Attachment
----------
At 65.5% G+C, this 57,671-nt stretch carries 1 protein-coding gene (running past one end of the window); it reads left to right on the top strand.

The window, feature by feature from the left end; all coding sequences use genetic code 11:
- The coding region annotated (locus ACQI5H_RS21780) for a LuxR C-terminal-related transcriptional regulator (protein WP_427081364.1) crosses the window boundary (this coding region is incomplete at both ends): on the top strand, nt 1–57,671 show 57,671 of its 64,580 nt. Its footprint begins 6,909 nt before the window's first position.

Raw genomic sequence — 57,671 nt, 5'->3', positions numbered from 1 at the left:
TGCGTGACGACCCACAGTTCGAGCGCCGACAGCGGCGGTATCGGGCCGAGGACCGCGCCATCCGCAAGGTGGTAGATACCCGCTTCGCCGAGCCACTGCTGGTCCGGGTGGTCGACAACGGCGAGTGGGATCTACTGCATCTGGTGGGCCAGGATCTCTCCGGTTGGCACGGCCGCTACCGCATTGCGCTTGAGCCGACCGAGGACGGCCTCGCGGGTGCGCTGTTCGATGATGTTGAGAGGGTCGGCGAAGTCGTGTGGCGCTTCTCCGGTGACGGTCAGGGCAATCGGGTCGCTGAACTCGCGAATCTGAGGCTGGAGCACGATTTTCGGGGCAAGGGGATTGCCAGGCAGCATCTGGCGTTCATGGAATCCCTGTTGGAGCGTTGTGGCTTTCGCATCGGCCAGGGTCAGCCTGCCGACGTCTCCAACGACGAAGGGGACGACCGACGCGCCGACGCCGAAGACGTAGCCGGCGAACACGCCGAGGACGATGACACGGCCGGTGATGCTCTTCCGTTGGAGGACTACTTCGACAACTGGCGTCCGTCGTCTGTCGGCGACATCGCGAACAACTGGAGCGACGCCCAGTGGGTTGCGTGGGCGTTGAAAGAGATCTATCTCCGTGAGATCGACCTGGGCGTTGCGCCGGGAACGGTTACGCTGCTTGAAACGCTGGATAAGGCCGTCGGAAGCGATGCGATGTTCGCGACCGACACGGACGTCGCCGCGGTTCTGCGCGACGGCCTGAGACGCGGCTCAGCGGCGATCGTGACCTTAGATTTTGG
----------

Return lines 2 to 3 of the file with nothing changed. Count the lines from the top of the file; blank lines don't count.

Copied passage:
The window, feature by feature from the left end; all coding sequences use genetic code 11:
- The coding region annotated (locus ACQI5H_RS21780) for a LuxR C-terminal-related transcriptional regulator (protein WP_427081364.1) crosses the window boundary (this coding region is incomplete at both ends): on the top strand, nt 1–57,671 show 57,671 of its 64,580 nt. Its footprint begins 6,909 nt before the window's first position.